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Shipan on Senate Filibusters

Abstract: Although the selection of Supreme Court nominees is of tremendous importance to all presidents, the amount of time it takes presidents to select nominees varies dramatically across nominations. We argue that the timing of nominations is a function of the political constraints the president faces. We examine all Supreme Court nominations since 1882 and find that divided government, a newly-elected president, a nominee’s personal characteristics, and Senate rule changes increase the length of the nomination stage. Nomination decisions are abbreviated as the Senate nears the end of session and as the presidency’s institutional capacity has increased over time.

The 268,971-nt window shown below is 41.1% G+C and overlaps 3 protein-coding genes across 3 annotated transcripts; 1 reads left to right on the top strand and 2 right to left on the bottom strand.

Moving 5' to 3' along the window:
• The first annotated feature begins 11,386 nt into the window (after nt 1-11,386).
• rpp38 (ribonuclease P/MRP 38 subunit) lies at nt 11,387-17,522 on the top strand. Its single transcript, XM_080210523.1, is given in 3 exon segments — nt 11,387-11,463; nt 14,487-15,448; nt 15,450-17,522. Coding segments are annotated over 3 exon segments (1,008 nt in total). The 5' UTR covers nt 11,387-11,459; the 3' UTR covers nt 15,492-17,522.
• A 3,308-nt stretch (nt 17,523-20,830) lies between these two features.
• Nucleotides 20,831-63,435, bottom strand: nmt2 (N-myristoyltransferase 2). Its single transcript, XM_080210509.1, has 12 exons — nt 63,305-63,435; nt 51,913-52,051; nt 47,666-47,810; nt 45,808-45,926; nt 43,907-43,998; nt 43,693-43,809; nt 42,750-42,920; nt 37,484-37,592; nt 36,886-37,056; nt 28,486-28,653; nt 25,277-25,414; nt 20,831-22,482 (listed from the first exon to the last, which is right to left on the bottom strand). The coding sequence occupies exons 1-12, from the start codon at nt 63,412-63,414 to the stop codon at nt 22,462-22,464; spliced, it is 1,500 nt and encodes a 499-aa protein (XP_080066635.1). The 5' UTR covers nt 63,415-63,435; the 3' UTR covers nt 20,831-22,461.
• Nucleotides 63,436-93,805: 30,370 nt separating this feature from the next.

Charles R. Shipan (2006), “Choosing When to Choose: Explaining the Duration of Presidential Supreme Court Nomination Decisions,” unpublished paper. Available here.

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